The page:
ST education forum on reimagining universities

From left: Education Minister Ong Ye Kung; Singapore Management University president Lily Kong; and FutureFit AI founder and CEO Hamoon Ekhtiari.
From left: Education Minister Ong Ye Kung; Singapore Management University president Lily Kong; and FutureFit AI founder and CEO Hamoon Ekhtiari.
From left: Forum moderator Lydia Lim and panellist Sandra Davie, both from Singapore Press Holdings.
From left: Forum moderator Lydia Lim and panellist Sandra Davie, both from Singapore Press Holdings.

This year, after the university cohort participation rate of 40 per cent is reached, the Ministry of Education intends to raise it even further, to 50 per cent.

But going forward, said Education Minister Ong Ye Kung, it may not make sense any more to plan in terms of raising the cohort participation rate, as the Government's focus should instead be on creating pathways that help people to go as far as they can while staying relevant to industries.

In an interview with The Straits Times published last week, Mr Ong also stressed that Singaporeans will have to move away from the idea of "front-loading" education, that is, completing their studies before going out to work. Work trends will demand that education be lifelong and interspersed with work.

Those attending The Straits Times Education Forum on Feb 15 will receive further insights into how Mr Ong sees the higher-education landscape evolving in the future. The Education Minister will deliver the keynote address, titled Reimagining Universities.

The forum will also feature a panel discussion. The panel will include Mr Hamoon Ekhtiari, founder and chief executive of the Toronto-based consultancy, FutureFit AI; Professor Lily Kong, president of Singapore Management University; and The Straits Times' senior education correspondent Sandra Davie.

Prof Kong shares Mr Ong's view that Singaporeans should build the habit of combining work and studies.

 
 

She said: "It used to be that a university graduate would start their first job around age 25 and retire at 55. But these days, we could be looking at working till 75 in a world where change is more rapid than it ever was before."

Prof Kong said it was imperative that institutions prepare students by weaving learning at work with learning in university to enable them to reach their maximum potential. She believes universities should have incentives to encourage prospective students to acquire broader experience through work or travel that helps them discover their interests. They will then enter university with new perspectives that enrich their learning.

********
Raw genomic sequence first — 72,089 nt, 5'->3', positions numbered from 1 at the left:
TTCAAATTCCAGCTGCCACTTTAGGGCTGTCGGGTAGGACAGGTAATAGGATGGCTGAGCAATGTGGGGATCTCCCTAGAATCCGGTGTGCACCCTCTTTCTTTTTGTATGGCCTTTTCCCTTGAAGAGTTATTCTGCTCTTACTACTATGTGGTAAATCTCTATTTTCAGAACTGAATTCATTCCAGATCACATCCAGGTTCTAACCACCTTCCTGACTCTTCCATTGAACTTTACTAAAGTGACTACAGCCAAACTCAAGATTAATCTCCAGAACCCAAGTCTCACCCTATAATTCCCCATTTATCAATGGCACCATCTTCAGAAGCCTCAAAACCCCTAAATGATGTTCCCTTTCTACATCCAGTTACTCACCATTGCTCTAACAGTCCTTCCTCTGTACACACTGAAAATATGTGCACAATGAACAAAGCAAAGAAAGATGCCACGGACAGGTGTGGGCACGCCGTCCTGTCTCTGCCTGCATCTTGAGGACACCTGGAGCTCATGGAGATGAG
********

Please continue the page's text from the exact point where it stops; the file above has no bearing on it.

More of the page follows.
Straits Times editor Warren Fernandez said the topic of reimagining universities is most timely and will, no doubt, spark much thought and discussion.

He said: "The world is going through a major period of disruption. Whether you are in banking, hotels, airlines or the media, just about every sector is going through wrenching change. Universities are not unaffected, and the way we prepare our young for the future is also being fundamentally rethought.

"This is not only about equipping them with the skills for the jobs of tomorrow, but also preparing them to make the most of their lives in a very different world."

The forum, to be held at the SMU School of Law Building in Armenian Street, will be moderated by Ms Lydia Lim, head of schools, education products and editorial training at Singapore Press Holdings.


About the Forum

The Straits Times Education Forum on Reimagining Universities is supported by the Singapore Management University.

  • When: Feb 15, Saturday, 10am to noon
  • Where: Singapore Management University School of Law Building, Basement 1 SMU Hall
  • Cost: Free for ST readers
  • Online registration: https://str.sg/JShn
  • Limited seats available.
A version of this article appeared in the print edition of The Straits Times on February 04, 2020, with the headline 'ST education forum on reimagining universities'. Print Edition | Subscribe